Music to Your Ears
By Laura Marrich
Clawhammer or Scruggs? Bluegrass banjo players pledge allegiance to one of the genre's two major styles (which boil down to frailing in the former and arpeggiated picking in the latter), but they're not at odds. Folks from either camp would jump at an opportunity to see a pillar of modern bluegrass in action, regardless of style—especially when you're talking about Earl Scruggs himself. Sixty-plus years of refined innovation and the guy still chooses playing live over resting on his laurels, though he doesn't make it to our neck of the woods much.
This weekend, Scruggs will headline the Four Corners Folk Festival in Southwestern Colorado. The festival is Aug. 29 through 31 in Pagosa Springs, only a four-hour drive north of Albuquerque.
Scruggs will be joined by a litany of string-bangers, including The Punch Brothers featuring Chris Thile, The Waifs, The Infamous Stringdusters, Ollabelle, The Wilders, Crooked Still, Bearfoot, The Greencards, Over the Rhine, The Belleville Outfit, Anne and Pete Sibley, Boulder Acoustic Society, and Aaron Espe. Also on the bill are workshops, camping and free admission for kids 12-and-under.
A three-day pass with camping is $100, and costs descend from there. For the full list of events and pricing, hit up folkwest.com. There's even an account on eRideShare to hook up carpoolers with other gas- and cash-conscious festival attendees. Log on to musicpoolers.erideshare.com and enter "gr8music" (without quotes, of course) into the password field to jump on to someone's ride or set up your own.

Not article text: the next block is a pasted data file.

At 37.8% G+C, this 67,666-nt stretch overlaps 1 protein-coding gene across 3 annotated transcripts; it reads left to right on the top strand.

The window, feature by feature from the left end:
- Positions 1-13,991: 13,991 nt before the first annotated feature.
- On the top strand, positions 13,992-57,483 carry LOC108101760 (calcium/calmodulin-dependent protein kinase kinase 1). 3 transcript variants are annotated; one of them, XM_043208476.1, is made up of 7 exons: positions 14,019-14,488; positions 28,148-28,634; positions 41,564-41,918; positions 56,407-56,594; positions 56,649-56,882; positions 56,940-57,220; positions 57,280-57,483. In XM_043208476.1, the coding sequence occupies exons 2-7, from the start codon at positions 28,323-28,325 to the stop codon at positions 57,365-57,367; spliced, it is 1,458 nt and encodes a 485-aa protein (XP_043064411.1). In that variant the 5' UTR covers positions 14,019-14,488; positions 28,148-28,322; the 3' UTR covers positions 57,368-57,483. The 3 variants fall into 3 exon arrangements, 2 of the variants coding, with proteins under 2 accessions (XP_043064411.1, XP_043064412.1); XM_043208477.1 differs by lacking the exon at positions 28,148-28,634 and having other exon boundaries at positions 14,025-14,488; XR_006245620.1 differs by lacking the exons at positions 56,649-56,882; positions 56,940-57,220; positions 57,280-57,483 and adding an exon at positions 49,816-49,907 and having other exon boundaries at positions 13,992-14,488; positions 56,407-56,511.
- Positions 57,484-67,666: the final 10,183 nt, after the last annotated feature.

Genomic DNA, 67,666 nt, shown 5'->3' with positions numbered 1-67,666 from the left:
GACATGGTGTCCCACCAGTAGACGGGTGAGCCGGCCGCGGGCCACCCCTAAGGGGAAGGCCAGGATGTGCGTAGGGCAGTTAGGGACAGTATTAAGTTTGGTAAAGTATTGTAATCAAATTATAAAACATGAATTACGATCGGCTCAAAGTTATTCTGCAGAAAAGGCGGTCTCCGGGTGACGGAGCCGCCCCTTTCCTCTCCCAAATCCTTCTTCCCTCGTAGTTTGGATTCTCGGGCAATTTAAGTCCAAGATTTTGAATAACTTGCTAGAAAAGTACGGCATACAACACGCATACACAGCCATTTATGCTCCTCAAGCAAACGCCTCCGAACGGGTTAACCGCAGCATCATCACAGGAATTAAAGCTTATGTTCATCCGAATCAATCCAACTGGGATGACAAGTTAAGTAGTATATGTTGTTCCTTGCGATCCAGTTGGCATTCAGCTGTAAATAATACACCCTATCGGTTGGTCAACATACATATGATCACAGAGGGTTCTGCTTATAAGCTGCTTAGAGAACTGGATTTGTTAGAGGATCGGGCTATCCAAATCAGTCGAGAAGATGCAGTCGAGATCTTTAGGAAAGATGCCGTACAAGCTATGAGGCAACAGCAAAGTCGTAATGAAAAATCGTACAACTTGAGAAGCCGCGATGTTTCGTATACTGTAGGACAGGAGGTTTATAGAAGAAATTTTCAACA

It's a Desert out There ... Quench Your Ears
If you've got a thirst for electric and acoustic folk, alt.country, blues and Cajun right here in New Mexico, there's no better place to slake it than the Thirsty Ear Festival. The state's premier roots music event returns to the Eaves Movie Ranch near Santa Fe this Friday, Aug. 29, through Sunday, Aug. 31. Year nine's lineup is the most exciting I've seen—Richard Thompson, Junior Brown, Patty Griffin and Buckwheat Zydeco top the list, and that's just the very tippy-top. The festival's also logjammed with camping, kids' activities, dance lessons, food, microbrews and sustainable energy exhibits (but, sorry, no smoking). Single-day at-the-gate tickets are $45 for Saturday and Sunday, but presale discounts and multiday bundles are still available at thirstyearfestival.com. Broke? Friday's programming, featuring Bill Hearne and a few of Santa Fe's brightest, is only $2 when you donate two cans of food. Don't be a fool, now.
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